EX HEART ATTACK, SUDDEN DEATH, STROKE. Risk? Exacerbation of symptoms

24

What is the activity dependent risk?

Risk that may occur (injury) because of the participation in physical activity.

EX ANKLE SPRAIN, FALLS, ETC

25

Which is the more important type of risk?

Disease-dependant

Falling no big deal, vs heart attack, big deal!

26

Costs of PA include:

Time
Energy
Money
Transportation
Adapted equipment
SYMPTOMS CAN INCREASE

27

Benefits of PA include:

Improvement in physical and or functional performance
regression of disease
aging decline
quality of life

28

Guildelines for spinal cord injury are appropriate guidelines for which populations??

Acute spinal cord injury,
those who are pregnant,
have an active infection,
susceptible to autonomic dysreflexia,
chronic medical condition beyond spinal cord injury

29

What is autonomic dysreflexia?

Dangerous clinical syndrome that develops in individuals with spinal cord injury, resulting in acute, uncontrolled hypertension.

30

Autonomic dysreflexia develops in those with a neurologic level of spinal cord injury..... where?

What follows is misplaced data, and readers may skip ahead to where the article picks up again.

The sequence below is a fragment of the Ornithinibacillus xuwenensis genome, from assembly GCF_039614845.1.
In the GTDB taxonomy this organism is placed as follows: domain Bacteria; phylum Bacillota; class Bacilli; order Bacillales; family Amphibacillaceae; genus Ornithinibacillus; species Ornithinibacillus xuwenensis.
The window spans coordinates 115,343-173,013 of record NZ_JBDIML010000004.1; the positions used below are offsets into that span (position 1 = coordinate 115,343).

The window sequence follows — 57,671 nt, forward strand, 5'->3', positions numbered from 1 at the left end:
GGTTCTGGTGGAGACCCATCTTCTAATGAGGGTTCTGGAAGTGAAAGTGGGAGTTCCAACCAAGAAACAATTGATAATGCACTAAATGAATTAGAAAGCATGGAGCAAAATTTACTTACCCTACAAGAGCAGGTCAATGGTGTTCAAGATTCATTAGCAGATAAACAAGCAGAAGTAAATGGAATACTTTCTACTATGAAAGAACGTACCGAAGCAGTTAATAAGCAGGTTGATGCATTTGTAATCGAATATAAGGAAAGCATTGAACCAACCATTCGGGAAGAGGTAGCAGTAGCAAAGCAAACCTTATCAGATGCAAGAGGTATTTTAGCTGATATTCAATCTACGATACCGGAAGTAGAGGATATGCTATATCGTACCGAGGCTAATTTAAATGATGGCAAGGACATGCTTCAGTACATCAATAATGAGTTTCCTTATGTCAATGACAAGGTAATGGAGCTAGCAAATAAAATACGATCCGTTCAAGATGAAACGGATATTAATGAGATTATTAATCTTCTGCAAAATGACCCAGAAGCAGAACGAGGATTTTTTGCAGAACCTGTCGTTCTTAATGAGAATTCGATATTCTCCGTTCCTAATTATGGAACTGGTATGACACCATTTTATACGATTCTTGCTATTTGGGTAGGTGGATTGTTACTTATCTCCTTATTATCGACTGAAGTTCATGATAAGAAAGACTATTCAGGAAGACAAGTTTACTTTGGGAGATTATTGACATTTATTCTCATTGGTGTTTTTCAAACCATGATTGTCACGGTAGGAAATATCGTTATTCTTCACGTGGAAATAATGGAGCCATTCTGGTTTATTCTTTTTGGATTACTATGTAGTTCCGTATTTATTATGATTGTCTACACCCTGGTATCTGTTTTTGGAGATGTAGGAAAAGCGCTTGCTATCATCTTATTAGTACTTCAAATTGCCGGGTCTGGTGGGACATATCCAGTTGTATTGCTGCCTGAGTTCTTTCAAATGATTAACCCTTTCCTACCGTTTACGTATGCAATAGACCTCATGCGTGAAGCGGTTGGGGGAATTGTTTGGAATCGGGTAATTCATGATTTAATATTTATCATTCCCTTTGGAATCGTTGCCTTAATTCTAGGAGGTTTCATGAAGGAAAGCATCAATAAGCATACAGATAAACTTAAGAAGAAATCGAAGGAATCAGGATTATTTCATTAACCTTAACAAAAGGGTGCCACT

AT or ABOVE the 6th thoracic vertebral level (T6).

31

What does autonomic dysreflexia cause?

Imbalanced reflex sympathetic discharge, leading to hypertension

32


What happens if autonomic dysreflexia is left untreated?

Causes seizures, retinal hemorrhage, pulmonary edema, renal insufficiency, myocardial infarction, cerebral hemorrhage, and death.

33

explain what happens in the body with autonomic dysreflexia.

A strong sensory input (not necessarily noxious) is carried intot he spinal cord VIA intact peripheral nerves. The most common origins are bladder and bowel. This strong sensory input travels up the spinal cord and evokes a massive reflex sympathetic response.